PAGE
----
Last week, I went to my very first Slow Food Dinner: “All About the Pig” at Boston’s South End local foods landmark restaurant, the Garden of Eden. The evening was full of surprises, not the least of which was the fact that my favorite menu item was a delicate pastry puff filled with bits of organ, tongue and stomach meat. A happy first for me! They even featured two heritage breeds, a Yorkshire Reed and Gloucestershire Old Spotted, facing off for the title of “yummiest pig.” The menu featured a lot of non-traditional cuts of meat and parts of the pig. Why? The restaurant buys directly from two local farmers who sell their meat in half-pig allotments and to be fair to the life of the pig and the budget of the restaurant, everything goes! And for certain, Garden of Eden chef/owner Robert made magic with that “everything.”
I posed for a picture next to a complete half pig, thinking it would make an excellent addition to this post but the combination of a funny smile and a whole lot of red eye created a not so pretty picture. Instead, I managed to capture another highlight of the evening, which was a guided tour showing the making of fresh mozzarella. Cheesemaker Lourdes Fiore Smith turned loose farmhouse cheese (made with milk from an organic dairy in Vermont) into light fluffy boules of cheese that were still warm and dripping with an intensely flavorful salt brine. I have never had anything like it. Time briefly stood still as I contemplated the intersection of fresh warmth, lively salt layers and the light, smooth delicacy of this just made cheese.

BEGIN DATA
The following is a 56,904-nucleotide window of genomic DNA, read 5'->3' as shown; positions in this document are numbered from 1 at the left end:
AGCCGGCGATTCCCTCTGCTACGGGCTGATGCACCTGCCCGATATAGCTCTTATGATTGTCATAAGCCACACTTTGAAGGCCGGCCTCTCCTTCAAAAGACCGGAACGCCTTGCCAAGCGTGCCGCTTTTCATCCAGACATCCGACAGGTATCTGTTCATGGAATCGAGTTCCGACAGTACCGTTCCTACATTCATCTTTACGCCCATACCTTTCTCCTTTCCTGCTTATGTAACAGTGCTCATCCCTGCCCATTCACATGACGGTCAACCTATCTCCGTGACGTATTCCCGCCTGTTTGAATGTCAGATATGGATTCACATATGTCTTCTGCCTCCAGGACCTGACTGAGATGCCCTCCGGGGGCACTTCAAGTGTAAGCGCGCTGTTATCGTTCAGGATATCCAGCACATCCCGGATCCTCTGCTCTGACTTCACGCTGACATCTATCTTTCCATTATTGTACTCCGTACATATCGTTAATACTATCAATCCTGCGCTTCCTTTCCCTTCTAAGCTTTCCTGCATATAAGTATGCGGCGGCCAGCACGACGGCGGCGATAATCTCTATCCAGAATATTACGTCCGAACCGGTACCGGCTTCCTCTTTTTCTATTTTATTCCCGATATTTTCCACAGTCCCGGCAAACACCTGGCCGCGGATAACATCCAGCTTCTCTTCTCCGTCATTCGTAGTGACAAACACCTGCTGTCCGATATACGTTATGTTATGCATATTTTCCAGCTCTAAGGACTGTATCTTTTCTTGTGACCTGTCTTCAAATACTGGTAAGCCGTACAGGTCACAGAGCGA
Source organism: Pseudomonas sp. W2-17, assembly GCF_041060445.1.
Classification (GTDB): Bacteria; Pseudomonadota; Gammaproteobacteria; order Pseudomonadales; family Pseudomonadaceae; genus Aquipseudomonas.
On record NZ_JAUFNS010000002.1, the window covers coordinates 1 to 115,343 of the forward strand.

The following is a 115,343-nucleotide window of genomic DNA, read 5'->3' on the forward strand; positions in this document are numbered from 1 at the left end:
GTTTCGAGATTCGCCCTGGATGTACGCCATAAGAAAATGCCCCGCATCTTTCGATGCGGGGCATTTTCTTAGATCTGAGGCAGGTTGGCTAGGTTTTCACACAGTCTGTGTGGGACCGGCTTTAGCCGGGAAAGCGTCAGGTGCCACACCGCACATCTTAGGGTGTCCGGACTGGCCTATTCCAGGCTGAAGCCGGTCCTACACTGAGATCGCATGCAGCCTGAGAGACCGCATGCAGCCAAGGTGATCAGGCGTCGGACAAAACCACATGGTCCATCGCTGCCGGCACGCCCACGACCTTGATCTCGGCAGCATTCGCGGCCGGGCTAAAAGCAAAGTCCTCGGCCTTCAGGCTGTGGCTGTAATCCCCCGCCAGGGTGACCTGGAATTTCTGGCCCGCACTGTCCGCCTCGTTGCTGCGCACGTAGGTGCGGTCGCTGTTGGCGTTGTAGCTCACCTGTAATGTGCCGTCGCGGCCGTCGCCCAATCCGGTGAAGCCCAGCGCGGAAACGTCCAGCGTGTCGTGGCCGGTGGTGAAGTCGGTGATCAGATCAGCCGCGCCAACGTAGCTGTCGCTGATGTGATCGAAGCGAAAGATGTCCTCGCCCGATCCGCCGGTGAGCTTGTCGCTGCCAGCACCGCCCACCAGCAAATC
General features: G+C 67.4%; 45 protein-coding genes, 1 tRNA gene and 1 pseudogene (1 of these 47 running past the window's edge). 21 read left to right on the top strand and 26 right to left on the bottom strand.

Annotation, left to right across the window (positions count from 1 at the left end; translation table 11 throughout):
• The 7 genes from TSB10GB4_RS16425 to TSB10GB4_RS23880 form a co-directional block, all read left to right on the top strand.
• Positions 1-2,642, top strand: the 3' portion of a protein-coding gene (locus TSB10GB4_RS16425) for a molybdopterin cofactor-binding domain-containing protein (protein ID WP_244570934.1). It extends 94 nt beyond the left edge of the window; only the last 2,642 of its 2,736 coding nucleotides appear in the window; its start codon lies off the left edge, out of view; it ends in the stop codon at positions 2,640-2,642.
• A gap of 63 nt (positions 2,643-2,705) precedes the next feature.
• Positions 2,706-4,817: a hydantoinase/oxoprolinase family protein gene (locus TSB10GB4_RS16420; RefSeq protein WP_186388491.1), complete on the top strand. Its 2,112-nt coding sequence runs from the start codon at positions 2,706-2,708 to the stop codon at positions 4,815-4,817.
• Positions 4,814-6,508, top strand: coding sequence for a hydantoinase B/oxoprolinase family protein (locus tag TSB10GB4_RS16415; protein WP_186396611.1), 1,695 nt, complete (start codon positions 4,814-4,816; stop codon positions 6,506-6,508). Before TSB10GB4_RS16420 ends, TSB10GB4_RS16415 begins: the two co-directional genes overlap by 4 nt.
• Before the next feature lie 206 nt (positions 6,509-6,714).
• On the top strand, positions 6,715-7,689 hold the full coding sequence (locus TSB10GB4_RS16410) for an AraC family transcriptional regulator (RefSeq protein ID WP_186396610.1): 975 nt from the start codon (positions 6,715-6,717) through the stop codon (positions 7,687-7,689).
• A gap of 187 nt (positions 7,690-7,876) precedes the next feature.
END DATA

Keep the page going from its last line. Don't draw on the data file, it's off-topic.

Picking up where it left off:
Getting together with people who enjoy food, care about where it comes from and who want to talk about it can only be a good thing. By the end of the night, I had met a farmer who can sell me a quarter pig, made a deal with the restaurant to score some sustainably produced sausage casings (this year’s Valentines Day present was a meat grinder) and my boyfriend made a provolone to take home. Nothing like a good meal to reinvigorate my desire to make sure that there are plenty of family farmers out there to raise heritage breeds and produce fresh milk for me to eat!